Impetigo is a common skin disease. It can be described as superficial purulent skin infection. Impetigo can spread very easily in children's collectives and also affects the adults.


The infection is usually caused by bacteria from the group of streptococci or staphylococci. These bacteria invade the surface layers of the skin and cause local inflammation. Staphylococci produce some enzymes, which disrupt the integrity of the skin and allow local bacterial spread. Secondary impetiginization occurs when the bacteria infect an originally non-infectious skin lesion. It is typical for itchy rashes when the skin cover is damaged by scratching allowing the bacteria to penetrate.


There may be various symptoms. Streptococcal lesions usually look like red marks with small blisters filled with pus and they get covered with honey-yellowish crusts. Staphylococcal form looks different due to the action of staphylococcal toxins. There are also red lesions but this time they contain large blisters filled with greenish pus. Blisters are relatively easy to capture and remains at them oozing red bearings. The surface may be covered with crust, but this time they have more brownish coloration. Typical localizations are the cheeks but the inflammation can occur practically anywhere.


Staphylococcal impetigo has a severe form, which is called scalded skin syndrome. It is a situation where the action of staphylococcal toxins is very strong. It occurs more in children. The skin damage is much worse than in “normal” impetigo.  Scalded skin syndrome manifests with development of large reddish skin lesion that resemble the burns and skin layers begin to separate in shreds. It is a life-threatening condition because the damaged skin fails to fulfill its protective function. The victim is at risk of penetration of bacteria into the body, which is quickly followed by sepsis. If the patient survives the acute phase, the skin often heals without leaving any significant scar.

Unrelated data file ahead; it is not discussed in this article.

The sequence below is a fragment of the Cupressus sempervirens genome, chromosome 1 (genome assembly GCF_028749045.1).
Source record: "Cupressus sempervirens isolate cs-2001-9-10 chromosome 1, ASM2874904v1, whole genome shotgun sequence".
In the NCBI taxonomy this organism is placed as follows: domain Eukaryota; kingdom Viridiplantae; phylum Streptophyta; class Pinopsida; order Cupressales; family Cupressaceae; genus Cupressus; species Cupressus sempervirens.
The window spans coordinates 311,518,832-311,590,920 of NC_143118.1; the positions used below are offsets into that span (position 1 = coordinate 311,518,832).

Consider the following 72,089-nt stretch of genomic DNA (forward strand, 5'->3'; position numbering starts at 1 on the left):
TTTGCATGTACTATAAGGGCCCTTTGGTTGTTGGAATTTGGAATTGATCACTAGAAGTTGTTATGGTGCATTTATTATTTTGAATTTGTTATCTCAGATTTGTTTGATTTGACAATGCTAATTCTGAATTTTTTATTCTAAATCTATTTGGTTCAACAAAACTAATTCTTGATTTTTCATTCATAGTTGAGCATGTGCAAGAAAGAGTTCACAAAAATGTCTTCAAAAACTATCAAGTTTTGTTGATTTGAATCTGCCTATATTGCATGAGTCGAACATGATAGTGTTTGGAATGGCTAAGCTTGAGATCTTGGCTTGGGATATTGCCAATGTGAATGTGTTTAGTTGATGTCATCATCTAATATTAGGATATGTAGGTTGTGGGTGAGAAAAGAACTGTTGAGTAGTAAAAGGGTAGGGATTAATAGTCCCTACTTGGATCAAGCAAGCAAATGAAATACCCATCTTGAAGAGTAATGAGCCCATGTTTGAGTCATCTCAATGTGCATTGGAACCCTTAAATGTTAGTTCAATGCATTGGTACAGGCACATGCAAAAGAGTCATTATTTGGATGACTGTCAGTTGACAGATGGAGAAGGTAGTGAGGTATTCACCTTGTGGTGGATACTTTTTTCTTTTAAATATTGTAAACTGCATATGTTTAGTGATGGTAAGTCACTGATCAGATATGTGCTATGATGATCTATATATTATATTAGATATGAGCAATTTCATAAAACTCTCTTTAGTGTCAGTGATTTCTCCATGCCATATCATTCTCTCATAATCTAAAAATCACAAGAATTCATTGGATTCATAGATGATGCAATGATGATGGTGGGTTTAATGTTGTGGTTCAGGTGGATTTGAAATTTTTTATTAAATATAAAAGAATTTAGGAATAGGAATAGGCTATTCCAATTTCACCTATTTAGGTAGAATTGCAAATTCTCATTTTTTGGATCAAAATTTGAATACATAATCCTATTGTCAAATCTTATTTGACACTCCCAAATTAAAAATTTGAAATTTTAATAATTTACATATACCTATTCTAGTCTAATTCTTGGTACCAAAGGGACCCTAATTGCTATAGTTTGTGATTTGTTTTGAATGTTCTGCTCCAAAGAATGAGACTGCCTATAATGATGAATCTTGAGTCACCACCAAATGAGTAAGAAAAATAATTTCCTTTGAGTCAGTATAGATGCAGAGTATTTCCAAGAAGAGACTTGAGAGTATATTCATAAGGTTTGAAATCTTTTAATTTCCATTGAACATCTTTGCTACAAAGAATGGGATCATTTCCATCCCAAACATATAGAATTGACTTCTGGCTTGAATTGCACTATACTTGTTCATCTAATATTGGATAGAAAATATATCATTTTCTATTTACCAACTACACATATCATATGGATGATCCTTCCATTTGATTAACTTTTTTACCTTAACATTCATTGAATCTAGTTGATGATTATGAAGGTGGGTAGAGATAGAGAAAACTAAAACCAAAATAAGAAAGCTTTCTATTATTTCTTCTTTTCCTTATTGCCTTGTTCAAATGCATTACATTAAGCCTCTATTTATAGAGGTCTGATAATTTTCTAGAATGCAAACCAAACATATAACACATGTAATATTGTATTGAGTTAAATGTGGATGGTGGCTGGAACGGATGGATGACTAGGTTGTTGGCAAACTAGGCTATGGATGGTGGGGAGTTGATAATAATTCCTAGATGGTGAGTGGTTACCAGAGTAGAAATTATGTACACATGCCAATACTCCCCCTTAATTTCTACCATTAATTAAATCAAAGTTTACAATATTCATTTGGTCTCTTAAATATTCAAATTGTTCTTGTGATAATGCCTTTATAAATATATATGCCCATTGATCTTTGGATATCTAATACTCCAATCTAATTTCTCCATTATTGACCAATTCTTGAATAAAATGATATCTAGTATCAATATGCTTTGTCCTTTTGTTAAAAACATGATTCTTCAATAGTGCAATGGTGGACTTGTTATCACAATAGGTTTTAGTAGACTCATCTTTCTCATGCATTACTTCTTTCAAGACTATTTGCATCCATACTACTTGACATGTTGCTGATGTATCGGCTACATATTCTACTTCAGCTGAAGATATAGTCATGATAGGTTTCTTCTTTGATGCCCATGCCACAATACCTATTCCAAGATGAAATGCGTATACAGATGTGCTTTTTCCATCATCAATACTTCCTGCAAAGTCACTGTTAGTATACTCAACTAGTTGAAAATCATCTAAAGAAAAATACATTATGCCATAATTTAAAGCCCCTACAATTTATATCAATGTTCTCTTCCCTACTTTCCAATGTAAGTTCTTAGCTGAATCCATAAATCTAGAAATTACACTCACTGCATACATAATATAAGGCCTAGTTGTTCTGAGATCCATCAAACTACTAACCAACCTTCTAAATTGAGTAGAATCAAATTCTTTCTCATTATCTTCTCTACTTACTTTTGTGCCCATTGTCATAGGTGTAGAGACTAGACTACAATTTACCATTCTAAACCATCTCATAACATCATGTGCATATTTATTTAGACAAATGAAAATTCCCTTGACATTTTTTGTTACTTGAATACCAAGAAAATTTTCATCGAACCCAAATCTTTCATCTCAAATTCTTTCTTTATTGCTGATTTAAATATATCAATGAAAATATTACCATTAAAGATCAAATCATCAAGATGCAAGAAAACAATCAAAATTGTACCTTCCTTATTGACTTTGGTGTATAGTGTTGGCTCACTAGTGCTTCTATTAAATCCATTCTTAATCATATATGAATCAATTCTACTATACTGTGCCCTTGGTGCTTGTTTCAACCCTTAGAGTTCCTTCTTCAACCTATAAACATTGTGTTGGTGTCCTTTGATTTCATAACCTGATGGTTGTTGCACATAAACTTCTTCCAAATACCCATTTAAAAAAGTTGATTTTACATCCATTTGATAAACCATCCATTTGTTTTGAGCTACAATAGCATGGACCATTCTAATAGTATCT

The diagnosis can be confirmed by the naked eye, usually by a dermatologist. If needed, swabs or small samples of tissue from the lesions may be sent for a microbiological examination to confirm the presence of bacteria.


Prevention is important in community of young children, because impetigo tends to spread in children groups. Adequate hygiene with a ban on using the same towels is essential.


The crusts can be removed using local ointments containing salicylic acid or other substances. As the causative factor is bacterial, antibiotic ointments are also effective. In severe forms of the disease and in case of complications (more serious purulent skin infections), antibiotics can be applied orally or intravenously.


Jiri Stefanek, MD  Author of texts: Jiri Stefanek, MD
 Sources: basic text sources